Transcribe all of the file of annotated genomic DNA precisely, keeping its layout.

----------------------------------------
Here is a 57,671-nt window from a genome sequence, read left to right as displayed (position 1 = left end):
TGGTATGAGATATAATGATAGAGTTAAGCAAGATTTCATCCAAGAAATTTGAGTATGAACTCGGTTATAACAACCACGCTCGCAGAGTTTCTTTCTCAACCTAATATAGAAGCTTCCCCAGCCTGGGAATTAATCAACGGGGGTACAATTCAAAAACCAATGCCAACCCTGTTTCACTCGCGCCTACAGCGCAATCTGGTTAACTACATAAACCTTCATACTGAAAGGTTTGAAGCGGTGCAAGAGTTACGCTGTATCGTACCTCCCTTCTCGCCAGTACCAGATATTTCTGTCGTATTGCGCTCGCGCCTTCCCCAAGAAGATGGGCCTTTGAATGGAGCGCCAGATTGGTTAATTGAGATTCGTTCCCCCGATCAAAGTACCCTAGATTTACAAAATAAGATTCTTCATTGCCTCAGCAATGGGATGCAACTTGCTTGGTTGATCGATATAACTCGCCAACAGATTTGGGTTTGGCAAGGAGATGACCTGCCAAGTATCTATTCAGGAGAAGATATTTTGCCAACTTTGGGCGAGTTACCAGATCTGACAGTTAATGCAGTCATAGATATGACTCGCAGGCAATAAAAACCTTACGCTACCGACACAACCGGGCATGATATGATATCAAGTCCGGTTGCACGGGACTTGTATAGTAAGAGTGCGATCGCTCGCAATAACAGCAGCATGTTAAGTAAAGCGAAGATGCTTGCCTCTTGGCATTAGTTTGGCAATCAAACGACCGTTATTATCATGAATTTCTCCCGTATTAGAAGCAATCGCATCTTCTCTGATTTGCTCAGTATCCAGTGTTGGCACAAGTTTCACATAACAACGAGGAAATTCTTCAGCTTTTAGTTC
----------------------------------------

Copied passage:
Here is a 57,671-nt window from a genome sequence, read left to right as displayed (position 1 = left end):
TGGTATGAGATATAATGATAGAGTTAAGCAAGATTTCATCCAAGAAATTTGAGTATGAACTCGGTTATAACAACCACGCTCGCAGAGTTTCTTTCTCAACCTAATATAGAAGCTTCCCCAGCCTGGGAATTAATCAACGGGGGTACAATTCAAAAACCAATGCCAACCCTGTTTCACTCGCGCCTACAGCGCAATCTGGTTAACTACATAAACCTTCATACTGAAAGGTTTGAAGCGGTGCAAGAGTTACGCTGTATCGTACCTCCCTTCTCGCCAGTACCAGATATTTCTGTCGTATTGCGCTCGCGCCTTCCCCAAGAAGATGGGCCTTTGAATGGAGCGCCAGATTGGTTAATTGAGATTCGTTCCCCCGATCAAAGTACCCTAGATTTACAAAATAAGATTCTTCATTGCCTCAGCAATGGGATGCAACTTGCTTGGTTGATCGATATAACTCGCCAACAGATTTGGGTTTGGCAAGGAGATGACCTGCCAAGTATCTATTCAGGAGAAGATATTTTGCCAACTTTGGGCGAGTTACCAGATCTGACAGTTAATGCAGTCATAGATATGACTCGCAGGCAATAAAAACCTTACGCTACCGACACAACCGGGCATGATATGATATCAAGTCCGGTTGCACGGGACTTGTATAGTAAGAGTGCGATCGCTCGCAATAACAGCAGCATGTTAAGTAAAGCGAAGATGCTTGCCTCTTGGCATTAGTTTGGCAATCAAACGACCGTTATTATCATGAATTTCTCCCGTATTAGAAGCAATCGCATCTTCTCTGATTTGCTCAGTATCCAGTGTTGGCACAAGTTTCACATAACAACGAGGAAATTCTTCAGCTTTTAGTTC